Input Description: An integer \(n\).
Problem: Generate (1) all, or (2) a random, or (3) the next subset of the integers \(1\) to \(n\).
Excerpt from The Algorithm Design Manual: A subset describes a selection of objects, where the order among them does not matter. Many of the algorithmic problems in this catalog seek the best subset of a group of things: vertex cover seeks the smallest subset of vertices to touch each edge in a graph; knapsack seeks the most profitable subset of items of bounded total size; and set packing seeks the smallest subset of subsets that together cover each item exactly once.
There are \(2n\) distinct subsets of an \(n\)-element set, including the empty set as well as the set itself. This grows exponentially, but at a considerably smaller rate than the \(n!\) permutations of \(n\) items. Indeed, since \(220 =\) 1,048,576, a brute-force search through all subsets of 20 elements is easily manageable, although by \(n=30\), \(230 =\) 1,073,741,824, so you will certainly be pushing things.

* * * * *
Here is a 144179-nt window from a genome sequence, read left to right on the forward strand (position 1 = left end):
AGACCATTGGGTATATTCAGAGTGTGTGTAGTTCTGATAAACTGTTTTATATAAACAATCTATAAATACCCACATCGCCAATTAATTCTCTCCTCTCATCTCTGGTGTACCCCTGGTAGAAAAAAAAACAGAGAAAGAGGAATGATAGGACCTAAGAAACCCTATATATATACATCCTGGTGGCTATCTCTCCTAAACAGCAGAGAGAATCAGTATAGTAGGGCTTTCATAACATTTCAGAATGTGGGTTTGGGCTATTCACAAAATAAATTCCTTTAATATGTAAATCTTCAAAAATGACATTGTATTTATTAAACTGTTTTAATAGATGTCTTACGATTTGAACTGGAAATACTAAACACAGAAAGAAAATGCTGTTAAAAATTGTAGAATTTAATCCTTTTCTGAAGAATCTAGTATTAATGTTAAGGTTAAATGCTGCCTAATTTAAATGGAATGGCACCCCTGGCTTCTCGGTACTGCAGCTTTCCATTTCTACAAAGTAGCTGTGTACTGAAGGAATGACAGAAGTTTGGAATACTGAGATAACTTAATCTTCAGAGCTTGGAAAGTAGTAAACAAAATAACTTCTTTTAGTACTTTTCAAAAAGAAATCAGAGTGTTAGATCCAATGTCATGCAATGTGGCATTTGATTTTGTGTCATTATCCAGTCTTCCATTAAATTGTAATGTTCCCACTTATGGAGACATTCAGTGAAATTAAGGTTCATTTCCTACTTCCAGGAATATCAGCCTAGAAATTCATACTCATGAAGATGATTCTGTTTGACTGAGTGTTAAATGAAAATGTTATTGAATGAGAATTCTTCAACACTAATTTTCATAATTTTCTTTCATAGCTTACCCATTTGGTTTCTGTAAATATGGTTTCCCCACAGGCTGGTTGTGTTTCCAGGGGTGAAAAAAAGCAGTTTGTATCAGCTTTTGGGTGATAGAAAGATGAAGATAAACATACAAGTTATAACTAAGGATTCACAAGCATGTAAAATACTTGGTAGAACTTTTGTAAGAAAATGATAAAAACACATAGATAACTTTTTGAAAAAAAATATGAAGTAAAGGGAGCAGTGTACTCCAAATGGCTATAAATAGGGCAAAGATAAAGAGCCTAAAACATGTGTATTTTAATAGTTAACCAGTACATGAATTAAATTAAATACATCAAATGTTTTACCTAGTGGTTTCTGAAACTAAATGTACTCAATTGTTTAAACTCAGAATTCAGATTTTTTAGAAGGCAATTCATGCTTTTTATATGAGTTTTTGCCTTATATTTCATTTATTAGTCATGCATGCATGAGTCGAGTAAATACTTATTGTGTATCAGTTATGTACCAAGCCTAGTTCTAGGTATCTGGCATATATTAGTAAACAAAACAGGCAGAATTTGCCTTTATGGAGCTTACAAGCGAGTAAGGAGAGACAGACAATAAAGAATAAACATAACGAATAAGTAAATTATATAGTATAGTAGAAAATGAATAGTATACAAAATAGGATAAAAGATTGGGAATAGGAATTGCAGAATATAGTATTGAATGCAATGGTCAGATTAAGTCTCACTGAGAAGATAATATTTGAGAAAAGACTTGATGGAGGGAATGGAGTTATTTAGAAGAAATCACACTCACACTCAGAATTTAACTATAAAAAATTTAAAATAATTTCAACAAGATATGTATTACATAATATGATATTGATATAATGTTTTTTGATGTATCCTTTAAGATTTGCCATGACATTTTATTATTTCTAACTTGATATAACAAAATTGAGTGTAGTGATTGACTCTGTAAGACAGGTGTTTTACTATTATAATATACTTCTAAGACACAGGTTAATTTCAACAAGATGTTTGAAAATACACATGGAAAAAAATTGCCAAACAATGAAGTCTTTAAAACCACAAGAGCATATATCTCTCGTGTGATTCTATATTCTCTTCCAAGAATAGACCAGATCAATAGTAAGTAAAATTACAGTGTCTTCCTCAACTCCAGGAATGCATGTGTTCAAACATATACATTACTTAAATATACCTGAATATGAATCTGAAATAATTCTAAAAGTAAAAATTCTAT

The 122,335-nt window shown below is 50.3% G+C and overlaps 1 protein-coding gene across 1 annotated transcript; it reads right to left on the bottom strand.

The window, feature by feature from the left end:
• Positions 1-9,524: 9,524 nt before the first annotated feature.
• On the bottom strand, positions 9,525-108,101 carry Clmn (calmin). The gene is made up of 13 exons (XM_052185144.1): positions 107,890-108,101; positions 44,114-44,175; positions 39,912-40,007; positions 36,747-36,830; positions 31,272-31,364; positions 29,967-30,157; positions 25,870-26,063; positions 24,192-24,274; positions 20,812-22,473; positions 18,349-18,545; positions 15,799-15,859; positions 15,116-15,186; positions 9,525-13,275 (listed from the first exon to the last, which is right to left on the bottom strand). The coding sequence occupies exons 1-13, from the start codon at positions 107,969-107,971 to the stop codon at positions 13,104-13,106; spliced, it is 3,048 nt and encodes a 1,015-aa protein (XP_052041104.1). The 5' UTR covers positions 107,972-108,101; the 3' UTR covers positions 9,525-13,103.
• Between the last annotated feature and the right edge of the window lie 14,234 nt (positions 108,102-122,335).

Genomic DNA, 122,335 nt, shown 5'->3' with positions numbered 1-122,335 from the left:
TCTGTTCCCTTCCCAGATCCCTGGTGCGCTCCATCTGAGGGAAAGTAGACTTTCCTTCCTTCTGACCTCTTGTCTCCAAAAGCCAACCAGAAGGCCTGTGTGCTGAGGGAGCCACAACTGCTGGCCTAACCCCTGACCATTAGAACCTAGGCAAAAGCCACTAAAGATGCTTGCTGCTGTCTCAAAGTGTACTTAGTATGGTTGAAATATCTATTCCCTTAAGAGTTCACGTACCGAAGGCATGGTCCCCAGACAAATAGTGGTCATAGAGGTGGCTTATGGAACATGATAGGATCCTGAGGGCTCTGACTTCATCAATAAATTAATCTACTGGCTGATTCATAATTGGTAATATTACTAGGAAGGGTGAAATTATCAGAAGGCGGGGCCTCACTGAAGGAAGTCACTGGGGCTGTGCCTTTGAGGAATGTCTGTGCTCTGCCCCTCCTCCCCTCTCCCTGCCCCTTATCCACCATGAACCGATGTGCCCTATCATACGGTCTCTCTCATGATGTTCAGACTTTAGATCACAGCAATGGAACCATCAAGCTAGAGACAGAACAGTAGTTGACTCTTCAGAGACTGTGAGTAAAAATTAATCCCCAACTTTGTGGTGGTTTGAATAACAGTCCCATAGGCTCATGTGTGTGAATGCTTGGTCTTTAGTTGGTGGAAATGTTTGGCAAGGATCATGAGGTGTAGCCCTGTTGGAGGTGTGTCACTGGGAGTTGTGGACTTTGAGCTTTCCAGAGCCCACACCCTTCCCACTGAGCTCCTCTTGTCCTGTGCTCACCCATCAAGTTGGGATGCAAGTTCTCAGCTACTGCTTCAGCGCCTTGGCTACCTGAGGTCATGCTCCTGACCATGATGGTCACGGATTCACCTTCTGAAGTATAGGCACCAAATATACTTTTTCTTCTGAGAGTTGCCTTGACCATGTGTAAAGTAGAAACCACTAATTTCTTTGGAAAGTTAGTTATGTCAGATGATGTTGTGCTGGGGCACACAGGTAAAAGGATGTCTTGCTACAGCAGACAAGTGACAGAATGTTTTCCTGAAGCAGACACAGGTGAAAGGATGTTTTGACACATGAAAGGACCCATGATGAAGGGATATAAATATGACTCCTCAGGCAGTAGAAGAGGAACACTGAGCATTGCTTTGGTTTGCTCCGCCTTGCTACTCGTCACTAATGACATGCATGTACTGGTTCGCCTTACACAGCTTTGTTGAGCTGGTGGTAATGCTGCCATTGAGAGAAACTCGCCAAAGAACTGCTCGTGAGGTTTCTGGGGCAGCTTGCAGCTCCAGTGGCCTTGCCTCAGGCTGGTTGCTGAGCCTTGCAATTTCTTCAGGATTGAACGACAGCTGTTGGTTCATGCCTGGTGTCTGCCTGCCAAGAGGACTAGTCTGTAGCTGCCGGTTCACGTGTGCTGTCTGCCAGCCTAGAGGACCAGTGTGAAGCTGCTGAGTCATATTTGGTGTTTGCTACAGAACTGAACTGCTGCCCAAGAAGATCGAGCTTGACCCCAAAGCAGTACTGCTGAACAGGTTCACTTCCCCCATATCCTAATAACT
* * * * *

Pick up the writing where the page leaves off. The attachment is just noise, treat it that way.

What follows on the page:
|CAGES (rating 9)
||cppitertools (rating 8)
|Frank Ruskey's Combinatorial Generation Resources (rating 8)
||Nijenhuis and Wilf (rating 8)
|FFT (rating 8)
||combinatorics.js (rating 7)
|Combinatorica (rating 7)
||Netlib (rating 3)
|The Art of Computer Programming, Volume 4 Fascicle 3: Generating All Combinations and Partitions by D. E. Knuth||Combinatorial Algorithms : Generation, Enumeration, and Search by Donald L. Kreher and Douglas R. Stinson||Computational Discrete Mathematics: Combinatorics and Graph Theory with Mathematica by S. Pemmaraju and S. Skiena|
|Combinatorial Algorithms: an update by H. Wilf||Combinatorial Algorithms for Computers and Calculators by A. Nijenhuis and H. Wilf|